What you get with an acquisition of Twitter is a user base that’s not increasing very much, but the company is doing a much better job of monetizing the user base. Their revenue increase of 28% is really great and shows that there’s some real potential with the audience. Much of their ad revenue is what is called performance-based revenue, which means that in order for money to be collected (i.e. revenue), someone needs to click on the ‘ad’. This is really where most online advertising is going so it’s not a terrible thing. The thing that always worries me about points like this is that the user experience is typically one of the first things to go when ‘managing the quarter’. What i mean by this is that when management feels that they need to generate more revenue, they can increase the ratio of ads as compared to the number of tweets that a user will see when using the platform. This generally works up to a point before a portion of the audience starts to rebel against a ‘terrible experience’.
You will also get a user base that doesn’t seem to be as interested in interacting/participating in the conversation. That’s one side of this, but the other is that possibly the audience is just a little more passive than before with a different type of Tweet happening. The 3 other stats (for the most part) have stayed fairly steady over most of the period depicted above. This again is not a terrific picture, but the increase in monetization is a good thing.
So from the above, the financials are good but the user based metrics aren’t terrific. So what are you getting from Twitter? In order for a company to become a really important company, the company has to actually DO something and serve a purpose. So looking at the big online and online media companies today we have Google, Amazon, Apple, Facebook and does Twitter actually fit into this statement or are they just RC Cola to a Coke or Pepsi in Facebook. Google represents search. Amazon represents commerce. Apple represents hardware and music. Facebook is the social powerhouse. So is there really room for 2 social power houses? As an online media person, one of the great things about Twitter is that you can know about things that are going on VERY quickly. It’s designed for users to be able to see breaking news quickly (via hashtags) and over time, analysts can visualize trends in news and opinions that may otherwise not be available.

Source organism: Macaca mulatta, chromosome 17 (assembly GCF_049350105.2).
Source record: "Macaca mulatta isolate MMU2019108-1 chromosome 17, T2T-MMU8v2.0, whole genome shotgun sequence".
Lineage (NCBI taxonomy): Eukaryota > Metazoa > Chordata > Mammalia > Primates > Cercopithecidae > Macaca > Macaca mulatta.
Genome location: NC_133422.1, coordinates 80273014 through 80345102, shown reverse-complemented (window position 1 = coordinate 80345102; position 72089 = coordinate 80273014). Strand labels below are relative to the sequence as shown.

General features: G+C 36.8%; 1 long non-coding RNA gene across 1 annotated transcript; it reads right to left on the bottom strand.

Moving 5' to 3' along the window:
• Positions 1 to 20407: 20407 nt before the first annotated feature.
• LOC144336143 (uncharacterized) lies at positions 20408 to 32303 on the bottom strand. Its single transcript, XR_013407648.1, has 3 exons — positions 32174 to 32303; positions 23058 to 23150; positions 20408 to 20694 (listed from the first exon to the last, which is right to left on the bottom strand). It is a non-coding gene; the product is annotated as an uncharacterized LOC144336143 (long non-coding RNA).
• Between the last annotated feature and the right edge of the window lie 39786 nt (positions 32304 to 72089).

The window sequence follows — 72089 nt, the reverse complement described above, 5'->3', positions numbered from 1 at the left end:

To me the key difference between Twitter and Facebook, both social media platforms is that Twitter is more ‘focused’ on breaking news and depicting/tracking trends in consumer and individual awareness than Facebook is. Facebook allows people/users to keep track of what’s happening with friends and with companies/publishers that they want to follow/like. It’s really hard to say whether FB users would change their behavior on the platform to really threaten what Twitter has but Twitter is not really in a strong position from a market perspective because the user metrics in the FB world really set them ahead of anyone else in the space.
Twitter has a place in the world, but in all honesty, I’ve never really understood the fascination with the platform in the scheme of things and the only reason I’m moderately active on Twitter is because I get a little traffic from it and because I get the instant gratification of seeing people follow me, retweet, etc things that I write and publish. If I had the money or was in a position to think about purchasing Twitter, I’d follow what everyone else has already done — and say that ‘I pass’. I don’t think there’s significant upside that can be added on to make the acquisition really pay off. $6 Billion is a LOT of money, even to companies that “hide” their profits in overseas tax havens.